Losing Lex was a Blessing in Hindsight
A few weeks ago I wrote a blog talking about the sheer terror I felt after losing Lex in one of Singapore’s biggest shopping centres. It didn’t just impact me, it impacted Jax and, of course, Lex. However it turns out, this might be one of the best things to happen to all of us... Everything has changed since this moment, everything.
On one level, my trust in Lex to handle himself has grown exponentially. I was so panicked about losing my speech delayed lad, frantically worried that he wouldn’t be able to communicate with whoever found him, that it turned me into an absolute mess for a good few days afterwards – you might have gathered this in the original blog J. However, once I calmed down and was able to look at it objectively, I could see Lex managed himself with exceptional flair. He took one of the ladies in customer care from the 2nd floor up to the 7th floor, via the escalators, to find our car and once he realised Mummy hadn’t left, was a lot calmer. Lex knew exactly where to go, because he has a terrific sense of direction, and applied great logic in understanding and managing his situation. He was also able to really communicate his wants and needs with strangers, and seriously, I couldn’t be prouder of my little boy.Jax was also really impacted by this event. He has been in a pretty fearful stage for some time now, and we do all we can to talk about these fears and try to help him manage them. We appreciate it might take Jax some time to get through this, and losing Lex definitely had a very big impact on him. My boys are like any other kids – constantly arguing and beating the shit out of each other - but their devotion and loyalty to each other is beautiful. When they grow up, I hope no one takes one of them on, because the other will back them up all the way. Those qualities are already present and I love how they are always there for each other – it gives me a lot of courage to let them go out into the world. However, because of this devotion, Jax was also very emotional and scared as I dragged him from one length of Ngee Ann City to the other faster than his little legs could carry him. But the hardest part of that hour was the understanding I also had to be there for him. I almost couldn’t “do” him at that moment, but I knew if I missed his needs in the panic I was feeling, I would be doing him a great disservice that could impact his emotional stability for some time. This parenting malarkey is not easy.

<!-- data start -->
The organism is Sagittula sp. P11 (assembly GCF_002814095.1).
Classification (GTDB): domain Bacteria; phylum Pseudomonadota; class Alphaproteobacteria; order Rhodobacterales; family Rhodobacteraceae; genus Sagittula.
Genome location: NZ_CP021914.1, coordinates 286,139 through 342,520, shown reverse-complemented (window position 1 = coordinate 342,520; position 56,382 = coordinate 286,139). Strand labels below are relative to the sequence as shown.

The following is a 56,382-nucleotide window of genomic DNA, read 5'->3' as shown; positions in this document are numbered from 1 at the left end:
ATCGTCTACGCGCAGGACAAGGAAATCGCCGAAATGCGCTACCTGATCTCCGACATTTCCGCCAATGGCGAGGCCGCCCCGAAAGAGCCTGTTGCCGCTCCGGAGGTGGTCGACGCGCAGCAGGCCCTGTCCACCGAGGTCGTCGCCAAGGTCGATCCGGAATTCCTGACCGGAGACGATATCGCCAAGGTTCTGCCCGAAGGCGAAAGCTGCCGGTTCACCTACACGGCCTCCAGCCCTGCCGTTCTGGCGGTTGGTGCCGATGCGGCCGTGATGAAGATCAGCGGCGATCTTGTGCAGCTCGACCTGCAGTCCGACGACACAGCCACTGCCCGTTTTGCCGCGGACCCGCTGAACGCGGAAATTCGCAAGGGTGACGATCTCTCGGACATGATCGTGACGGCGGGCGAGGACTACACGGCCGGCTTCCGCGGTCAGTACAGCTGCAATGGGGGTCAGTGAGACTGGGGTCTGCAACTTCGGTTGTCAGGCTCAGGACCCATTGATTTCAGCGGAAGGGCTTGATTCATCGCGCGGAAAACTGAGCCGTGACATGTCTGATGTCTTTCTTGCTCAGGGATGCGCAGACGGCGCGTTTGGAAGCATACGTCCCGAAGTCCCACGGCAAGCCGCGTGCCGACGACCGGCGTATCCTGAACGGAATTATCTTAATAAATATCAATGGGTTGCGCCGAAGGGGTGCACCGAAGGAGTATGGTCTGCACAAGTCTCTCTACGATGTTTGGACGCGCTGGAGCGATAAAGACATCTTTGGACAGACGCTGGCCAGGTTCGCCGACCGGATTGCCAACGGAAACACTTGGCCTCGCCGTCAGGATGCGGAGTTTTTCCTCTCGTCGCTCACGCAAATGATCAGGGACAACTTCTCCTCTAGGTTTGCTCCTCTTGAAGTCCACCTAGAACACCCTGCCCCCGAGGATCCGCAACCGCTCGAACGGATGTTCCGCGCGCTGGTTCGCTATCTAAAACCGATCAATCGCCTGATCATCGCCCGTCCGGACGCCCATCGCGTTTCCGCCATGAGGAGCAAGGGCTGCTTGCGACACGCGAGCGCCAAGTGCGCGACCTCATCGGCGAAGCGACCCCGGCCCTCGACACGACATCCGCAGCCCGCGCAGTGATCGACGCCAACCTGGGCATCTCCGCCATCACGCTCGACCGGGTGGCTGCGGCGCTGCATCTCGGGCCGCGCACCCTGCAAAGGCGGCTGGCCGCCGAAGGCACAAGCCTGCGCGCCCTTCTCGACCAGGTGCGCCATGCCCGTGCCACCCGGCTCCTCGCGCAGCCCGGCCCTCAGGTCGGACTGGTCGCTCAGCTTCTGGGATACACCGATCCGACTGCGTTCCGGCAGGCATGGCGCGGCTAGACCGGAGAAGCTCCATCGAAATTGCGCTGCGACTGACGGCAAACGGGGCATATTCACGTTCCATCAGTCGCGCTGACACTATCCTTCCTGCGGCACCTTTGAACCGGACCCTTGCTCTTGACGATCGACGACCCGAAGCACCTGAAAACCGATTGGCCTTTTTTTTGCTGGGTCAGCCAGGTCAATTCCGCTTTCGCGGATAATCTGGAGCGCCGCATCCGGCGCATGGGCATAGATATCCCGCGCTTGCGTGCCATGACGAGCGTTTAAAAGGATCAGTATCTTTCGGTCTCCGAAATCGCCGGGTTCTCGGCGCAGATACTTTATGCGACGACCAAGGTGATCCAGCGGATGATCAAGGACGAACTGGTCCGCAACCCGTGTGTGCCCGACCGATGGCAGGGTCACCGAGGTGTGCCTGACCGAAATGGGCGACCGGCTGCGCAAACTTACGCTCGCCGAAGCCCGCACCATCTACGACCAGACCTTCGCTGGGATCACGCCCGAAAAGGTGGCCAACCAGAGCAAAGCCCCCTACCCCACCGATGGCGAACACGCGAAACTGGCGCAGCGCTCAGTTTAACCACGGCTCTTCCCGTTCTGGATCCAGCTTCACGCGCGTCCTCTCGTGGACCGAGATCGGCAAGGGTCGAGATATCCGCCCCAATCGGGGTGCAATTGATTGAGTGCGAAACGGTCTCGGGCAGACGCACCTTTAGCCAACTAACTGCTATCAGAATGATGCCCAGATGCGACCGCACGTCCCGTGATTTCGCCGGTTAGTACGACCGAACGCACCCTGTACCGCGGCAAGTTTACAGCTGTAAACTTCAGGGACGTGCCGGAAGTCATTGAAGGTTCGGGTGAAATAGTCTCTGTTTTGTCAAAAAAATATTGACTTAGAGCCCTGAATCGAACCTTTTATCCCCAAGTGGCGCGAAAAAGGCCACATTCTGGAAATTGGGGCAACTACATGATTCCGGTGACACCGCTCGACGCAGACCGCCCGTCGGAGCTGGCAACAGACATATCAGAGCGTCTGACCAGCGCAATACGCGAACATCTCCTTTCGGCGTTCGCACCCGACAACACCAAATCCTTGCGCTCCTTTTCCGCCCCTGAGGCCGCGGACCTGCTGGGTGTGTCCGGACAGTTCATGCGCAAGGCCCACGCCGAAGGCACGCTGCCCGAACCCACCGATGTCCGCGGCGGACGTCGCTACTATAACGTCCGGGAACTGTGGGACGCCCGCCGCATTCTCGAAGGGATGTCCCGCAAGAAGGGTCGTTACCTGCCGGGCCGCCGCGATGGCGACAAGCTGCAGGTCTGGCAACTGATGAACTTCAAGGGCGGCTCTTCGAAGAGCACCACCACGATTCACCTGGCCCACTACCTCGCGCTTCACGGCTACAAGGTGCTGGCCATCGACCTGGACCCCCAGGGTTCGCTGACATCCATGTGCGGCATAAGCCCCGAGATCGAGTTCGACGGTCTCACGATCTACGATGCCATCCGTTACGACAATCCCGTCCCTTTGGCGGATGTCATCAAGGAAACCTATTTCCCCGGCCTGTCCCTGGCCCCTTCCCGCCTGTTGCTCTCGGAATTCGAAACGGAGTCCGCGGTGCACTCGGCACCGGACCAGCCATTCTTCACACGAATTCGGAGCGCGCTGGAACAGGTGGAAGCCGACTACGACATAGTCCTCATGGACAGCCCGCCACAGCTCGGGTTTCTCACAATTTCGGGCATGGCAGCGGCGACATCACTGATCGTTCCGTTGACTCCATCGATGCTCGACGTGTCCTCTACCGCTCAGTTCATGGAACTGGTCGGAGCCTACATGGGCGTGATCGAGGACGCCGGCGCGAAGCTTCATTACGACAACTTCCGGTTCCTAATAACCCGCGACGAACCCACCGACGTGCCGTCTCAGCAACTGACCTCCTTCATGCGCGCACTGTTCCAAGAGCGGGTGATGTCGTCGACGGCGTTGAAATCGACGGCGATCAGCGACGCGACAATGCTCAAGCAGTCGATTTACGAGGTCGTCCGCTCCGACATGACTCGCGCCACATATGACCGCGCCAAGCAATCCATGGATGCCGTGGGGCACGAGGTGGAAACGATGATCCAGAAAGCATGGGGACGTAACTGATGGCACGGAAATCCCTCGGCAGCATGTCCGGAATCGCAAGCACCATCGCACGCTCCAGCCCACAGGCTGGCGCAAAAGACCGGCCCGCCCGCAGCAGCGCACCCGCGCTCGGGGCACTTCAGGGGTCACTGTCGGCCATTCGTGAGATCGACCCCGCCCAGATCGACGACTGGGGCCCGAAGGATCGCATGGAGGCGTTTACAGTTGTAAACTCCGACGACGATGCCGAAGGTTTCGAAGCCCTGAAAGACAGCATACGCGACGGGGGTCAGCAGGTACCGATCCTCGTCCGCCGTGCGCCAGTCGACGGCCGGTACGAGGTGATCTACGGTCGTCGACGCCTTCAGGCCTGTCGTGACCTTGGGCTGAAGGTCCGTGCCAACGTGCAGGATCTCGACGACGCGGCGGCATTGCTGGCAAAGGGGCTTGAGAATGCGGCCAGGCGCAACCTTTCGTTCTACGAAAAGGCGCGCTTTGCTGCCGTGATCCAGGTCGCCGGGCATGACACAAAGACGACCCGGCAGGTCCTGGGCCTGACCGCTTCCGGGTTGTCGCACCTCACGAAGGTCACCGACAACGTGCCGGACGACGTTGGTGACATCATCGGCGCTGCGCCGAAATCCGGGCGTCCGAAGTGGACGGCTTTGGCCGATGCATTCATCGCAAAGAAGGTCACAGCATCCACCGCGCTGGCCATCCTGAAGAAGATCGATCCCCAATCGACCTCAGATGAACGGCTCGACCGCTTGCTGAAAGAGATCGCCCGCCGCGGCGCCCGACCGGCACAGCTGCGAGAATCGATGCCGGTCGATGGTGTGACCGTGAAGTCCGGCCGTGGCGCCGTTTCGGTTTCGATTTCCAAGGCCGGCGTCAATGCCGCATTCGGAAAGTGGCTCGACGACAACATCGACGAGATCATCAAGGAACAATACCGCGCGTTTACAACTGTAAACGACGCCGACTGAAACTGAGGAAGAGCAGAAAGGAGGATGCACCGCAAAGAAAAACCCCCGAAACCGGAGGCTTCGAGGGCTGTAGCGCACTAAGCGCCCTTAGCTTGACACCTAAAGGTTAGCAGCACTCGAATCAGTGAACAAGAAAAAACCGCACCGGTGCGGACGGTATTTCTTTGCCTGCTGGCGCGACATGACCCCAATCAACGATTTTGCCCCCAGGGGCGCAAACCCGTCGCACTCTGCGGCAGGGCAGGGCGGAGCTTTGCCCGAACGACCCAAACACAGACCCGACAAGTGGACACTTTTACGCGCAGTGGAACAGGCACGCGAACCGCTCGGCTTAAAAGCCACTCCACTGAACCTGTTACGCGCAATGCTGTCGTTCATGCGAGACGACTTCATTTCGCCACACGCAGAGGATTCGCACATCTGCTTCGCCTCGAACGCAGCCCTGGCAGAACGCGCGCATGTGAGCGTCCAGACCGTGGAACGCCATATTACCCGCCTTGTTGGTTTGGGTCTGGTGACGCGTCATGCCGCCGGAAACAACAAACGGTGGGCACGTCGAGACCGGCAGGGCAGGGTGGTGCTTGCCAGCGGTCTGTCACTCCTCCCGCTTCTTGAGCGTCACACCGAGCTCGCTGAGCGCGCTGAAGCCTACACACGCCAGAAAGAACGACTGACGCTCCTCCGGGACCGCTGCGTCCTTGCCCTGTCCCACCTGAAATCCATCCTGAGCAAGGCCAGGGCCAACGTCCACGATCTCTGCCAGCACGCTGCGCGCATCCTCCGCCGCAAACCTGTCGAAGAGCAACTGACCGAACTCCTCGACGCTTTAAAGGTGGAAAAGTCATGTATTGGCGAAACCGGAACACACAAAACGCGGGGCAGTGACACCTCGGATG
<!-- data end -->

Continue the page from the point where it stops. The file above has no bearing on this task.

When I look back on that day, I can definitely see it was a very interesting life moment for all of us. The biggest change is both boys will NEVER let me out of their sight – even for a moment. They also listen and do as they’re told immediately – cool huh? Before I’d say come on let’s go, and they’d stuff around, taking their time. Now when I say let’s go, they’re right by my side, usually holding my hand, and the holding hand thing is nice, because before, it was definitely a rare treat.So after nearly six years of taking my boys into shopping centres and coming out feeling stressed, angry and frustrated because they’re being little buggers, I have to say - I am finally enjoying shopping with my boys. They’re still pains in the arse, don’t get me wrong – but a new dimension has been added to the experience because of what happened, and they are more aware of being safe. That means staying with Mum instead of running off and doing whatever the hell they want. That’s really cool progress I have to say, although I wouldn’t recommend losing your kid to make that progress.
Although, one significant change - which is not so good for other people - is the sheer volume of my family. Let’s just say, if you are in a shopping centre and we are there, you’ll know it. As a recent example, I took them into a large electronics shop. Because they were tired, I sat them down in two massage chairs in front a mega TV playing ‘Avatar,’ saying I’ll be back in a moment, wait here. I went 20 metres down the aisle, and within five minutes all I could hear was “Mum, Mum, Mum, Mum” at the top of their voices. I dashed back to the aisle so they could see me, said stay there, I’ll just be a minute, but that was it, they needed to be with me. Public toilets are worse – they have to constantly talk to me to make sure I’m still there!! And questions like “Mum, are you doing a wee or a pooh?” is one of their favourites.” So my public life with the boys now revolves around a constant stream of chatter – me talking to them, them talking to me – to ensure they feel constantly reassured I’m nearby. Bless their little cotton socks – I do love my little boys.
Yours, without the bollocks